And most people seem to have really all caps loved the western gone eastern gone spaghetti gone Star Wars that Favreau and company produced. Alongside HBO's Chernoble and Watchmen, it's probably at the top of most nerds show of the year list.
It was just one show, and as delightful as Imagineers and Goldblum are, and as shock and awe as that back catalog is, a lot of us are still waiting for more. And while the Mandalorian was also a little up and down, there's no denying it's ending hard as well.
Netflix and HBO Max
Both TV+ and Disney+ look terrific. If you have a 4K HDR television set, the bitrate alone makes for an experience no other streaming service has delivered before. It's so good, it actually makes older services look kinda bad by comparison, and they're going to have to up their streaming games if they aren't already.
The prices are also good. Apple has even mitigated my biggest concern — that no one would want to gamble on their nascent programming this early — by giving away a year of free service with the purchase of any Mac or iOS device. That builds in a lot of runway and covers at least a little bit of catalog.
Both services have been so good, in fact, I didn't even launch Netflix until The Witcher came out. Part of that was just Netflix's refusal to be included in the TV app, so their stuff just never got flagged the way TV+ or Disney+'s did, and part was ongoing grumpiness of what feels like several successive price hikes.
The Witcher was good, Hercules and Xena with production value, as others have said, but also dropped for binging the way most Netflix shows are. Apple did 3 episodes down, 5 weekly to follow for their shows, and Disney did all-weekly for the Mandalorian. And I think The Morning Show and the Mandalorian especially benefitted from that pace. It kept them in the social water-cooler spotlight for much longer than a single drop and binge would have.
I'm still catching up on the Watchman as well, and HBO remains a wildcard in all this with its MAX service. Which, for now, just frustrates the hell out of me. The idea that there'll be multiple services, not just HBO Now vs. HBO Max, but that DC Universe will remain a separate service, with DC-based shows split between them and CW, and that shows will be auctioned off internationally rather than unified in any way like both TV+ is and Disney+ is working towards just seems all shades of consumer hostile to me. Shame Warner Brothers. Shame.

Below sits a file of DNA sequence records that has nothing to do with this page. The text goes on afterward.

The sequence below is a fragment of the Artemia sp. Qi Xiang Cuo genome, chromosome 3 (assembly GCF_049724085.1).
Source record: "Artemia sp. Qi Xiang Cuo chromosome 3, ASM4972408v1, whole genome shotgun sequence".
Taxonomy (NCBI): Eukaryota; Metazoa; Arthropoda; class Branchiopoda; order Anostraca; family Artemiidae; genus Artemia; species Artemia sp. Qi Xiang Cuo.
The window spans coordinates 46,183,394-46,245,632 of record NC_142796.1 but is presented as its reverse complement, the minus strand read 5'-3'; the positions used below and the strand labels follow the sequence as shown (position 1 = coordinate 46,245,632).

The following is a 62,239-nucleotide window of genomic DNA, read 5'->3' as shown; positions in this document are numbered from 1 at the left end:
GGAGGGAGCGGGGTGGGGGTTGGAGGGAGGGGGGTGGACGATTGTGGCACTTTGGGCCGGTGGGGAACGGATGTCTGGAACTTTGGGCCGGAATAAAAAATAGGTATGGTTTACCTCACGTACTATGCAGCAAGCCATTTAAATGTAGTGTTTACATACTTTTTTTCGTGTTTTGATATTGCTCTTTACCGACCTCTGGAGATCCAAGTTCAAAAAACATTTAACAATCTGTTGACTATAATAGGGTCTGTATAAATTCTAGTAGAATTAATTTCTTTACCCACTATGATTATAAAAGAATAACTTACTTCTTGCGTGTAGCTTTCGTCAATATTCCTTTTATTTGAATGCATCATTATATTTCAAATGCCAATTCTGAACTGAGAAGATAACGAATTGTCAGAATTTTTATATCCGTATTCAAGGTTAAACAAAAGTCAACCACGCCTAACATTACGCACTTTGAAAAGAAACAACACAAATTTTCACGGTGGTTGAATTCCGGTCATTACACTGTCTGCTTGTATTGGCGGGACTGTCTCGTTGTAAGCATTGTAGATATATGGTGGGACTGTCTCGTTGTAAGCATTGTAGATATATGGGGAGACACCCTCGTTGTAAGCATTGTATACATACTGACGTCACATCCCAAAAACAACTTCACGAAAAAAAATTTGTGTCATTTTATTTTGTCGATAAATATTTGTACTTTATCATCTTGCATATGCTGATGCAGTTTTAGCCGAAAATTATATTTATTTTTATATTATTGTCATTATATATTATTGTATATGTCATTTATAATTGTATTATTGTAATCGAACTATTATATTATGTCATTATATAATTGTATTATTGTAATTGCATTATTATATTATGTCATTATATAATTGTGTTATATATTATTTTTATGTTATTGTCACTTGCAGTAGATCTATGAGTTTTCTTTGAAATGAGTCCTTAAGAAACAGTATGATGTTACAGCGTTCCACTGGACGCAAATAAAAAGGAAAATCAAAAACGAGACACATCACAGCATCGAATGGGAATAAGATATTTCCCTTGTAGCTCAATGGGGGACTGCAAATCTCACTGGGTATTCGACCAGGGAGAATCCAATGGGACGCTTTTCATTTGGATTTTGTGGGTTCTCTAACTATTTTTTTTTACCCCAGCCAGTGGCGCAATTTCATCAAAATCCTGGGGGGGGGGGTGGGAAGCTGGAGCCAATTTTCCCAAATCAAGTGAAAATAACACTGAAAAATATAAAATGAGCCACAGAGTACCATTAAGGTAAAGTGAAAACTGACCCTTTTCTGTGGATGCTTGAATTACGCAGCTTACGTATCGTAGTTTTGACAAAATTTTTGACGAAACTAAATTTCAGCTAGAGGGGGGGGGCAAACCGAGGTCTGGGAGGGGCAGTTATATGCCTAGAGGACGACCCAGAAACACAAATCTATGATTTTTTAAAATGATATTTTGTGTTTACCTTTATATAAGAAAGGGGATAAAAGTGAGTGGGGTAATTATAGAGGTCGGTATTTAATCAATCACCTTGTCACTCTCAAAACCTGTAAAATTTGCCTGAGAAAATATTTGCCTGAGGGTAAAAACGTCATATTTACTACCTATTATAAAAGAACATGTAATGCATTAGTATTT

Yes, I'm still angry Titans Season 2 and Young Justice Season Whatever hasn't even hit Canada yet.
It's the type of Lex Luthor corporate-driven anti-convenience I think people aren't going to put up with any more.
So, one season later, I think both TV+ and Disney+ are off to good starts. TV+ is probably doing better than I thought it would, given its lack of catalog content, but is offering up enough solid shows, internationally, and especially a wide enough and diverse enough range of top talent shows, that it's actually starting to distinguish itself. Disney+ is probably a little behind what I hoped, just because the announcement of all the Marvel and Star Wars shows, nothing could have really lived up to it. They just gotta get into more countries faster. But, legit, both are so different, and especially with the pricing — and Apple's free year — I'm going to be watching a ton of them going forward. Enough that Netflix and especially Warners might want to reconsider some of their less consumer-friendly choices. And fast.
Rene Ritchie is one of the most respected Apple analysts in the business, reaching a combined audience of over 40 million readers a month. His YouTube channel, Vector, has over 90 thousand subscribers and 14 million views and his podcasts, including Debug, have been downloaded over 20 million times. He also regularly co-hosts MacBreak Weekly for the TWiT network and co-hosted CES Live! and Talk Mobile. Based in Montreal, Rene is a former director of product marketing, web developer, and graphic designer. He's authored several books and appeared on numerous television and radio segments to discuss Apple and the technology industry. When not working, he likes to cook, grapple, and spend time with his friends and family.
In approximately the 7th paragraph, I'm curious as to why profanity was needed to articulate your point when as a professional writer, you could not find any other recourse to drive your point home?
Seriously. Thought this was a professional site. If I wanted to see this I’d fire up a Samuel L. Jackson movie.
Where in the definition of "professional" does it say profanity can't be used?
I would like to think that someone who is a journalist has studied how to structure sentences in their language using a variety of words, at the same time, not needing to resort to using profanity.
Using profanity doesn't mean you don't know what words to use, it's just more common language to convey emotion that the average person can relate to
Excellent strawman argument. Now, about countering the argument of a professional writer not needing to use it?
There are lots of snowflakes this season
Sorry, it was supposed to be filtered out. Fixed. Thanks for the heads up!